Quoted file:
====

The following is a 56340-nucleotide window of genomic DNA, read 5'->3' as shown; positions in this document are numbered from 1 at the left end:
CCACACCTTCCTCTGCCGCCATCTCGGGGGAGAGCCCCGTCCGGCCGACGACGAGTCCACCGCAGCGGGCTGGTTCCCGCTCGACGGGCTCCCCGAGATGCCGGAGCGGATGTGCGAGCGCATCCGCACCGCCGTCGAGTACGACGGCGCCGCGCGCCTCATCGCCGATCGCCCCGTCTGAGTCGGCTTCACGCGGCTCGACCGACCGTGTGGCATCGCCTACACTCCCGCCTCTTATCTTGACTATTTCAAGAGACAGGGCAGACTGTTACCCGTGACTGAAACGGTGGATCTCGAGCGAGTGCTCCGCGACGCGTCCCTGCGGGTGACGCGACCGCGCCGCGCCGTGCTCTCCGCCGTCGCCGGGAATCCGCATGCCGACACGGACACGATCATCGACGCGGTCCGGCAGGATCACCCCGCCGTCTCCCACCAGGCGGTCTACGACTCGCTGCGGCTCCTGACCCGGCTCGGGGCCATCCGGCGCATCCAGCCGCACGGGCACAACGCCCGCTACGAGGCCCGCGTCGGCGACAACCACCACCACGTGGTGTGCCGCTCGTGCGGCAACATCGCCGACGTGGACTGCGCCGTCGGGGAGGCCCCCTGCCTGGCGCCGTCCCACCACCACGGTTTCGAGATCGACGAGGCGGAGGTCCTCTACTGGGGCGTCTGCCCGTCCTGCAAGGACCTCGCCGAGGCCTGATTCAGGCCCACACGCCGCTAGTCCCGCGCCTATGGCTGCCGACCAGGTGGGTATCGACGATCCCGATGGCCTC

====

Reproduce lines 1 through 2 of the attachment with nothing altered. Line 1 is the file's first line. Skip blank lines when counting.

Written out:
The following is a 56340-nucleotide window of genomic DNA, read 5'->3' as shown; positions in this document are numbered from 1 at the left end:
CCACACCTTCCTCTGCCGCCATCTCGGGGGAGAGCCCCGTCCGGCCGACGACGAGTCCACCGCAGCGGGCTGGTTCCCGCTCGACGGGCTCCCCGAGATGCCGGAGCGGATGTGCGAGCGCATCCGCACCGCCGTCGAGTACGACGGCGCCGCGCGCCTCATCGCCGATCGCCCCGTCTGAGTCGGCTTCACGCGGCTCGACCGACCGTGTGGCATCGCCTACACTCCCGCCTCTTATCTTGACTATTTCAAGAGACAGGGCAGACTGTTACCCGTGACTGAAACGGTGGATCTCGAGCGAGTGCTCCGCGACGCGTCCCTGCGGGTGACGCGACCGCGCCGCGCCGTGCTCTCCGCCGTCGCCGGGAATCCGCATGCCGACACGGACACGATCATCGACGCGGTCCGGCAGGATCACCCCGCCGTCTCCCACCAGGCGGTCTACGACTCGCTGCGGCTCCTGACCCGGCTCGGGGCCATCCGGCGCATCCAGCCGCACGGGCACAACGCCCGCTACGAGGCCCGCGTCGGCGACAACCACCACCACGTGGTGTGCCGCTCGTGCGGCAACATCGCCGACGTGGACTGCGCCGTCGGGGAGGCCCCCTGCCTGGCGCCGTCCCACCACCACGGTTTCGAGATCGACGAGGCGGAGGTCCTCTACTGGGGCGTCTGCCCGTCCTGCAAGGACCTCGCCGAGGCCTGATTCAGGCCCACACGCCGCTAGTCCCGCGCCTATGGCTGCCGACCAGGTGGGTATCGACGATCCCGATGGCCTC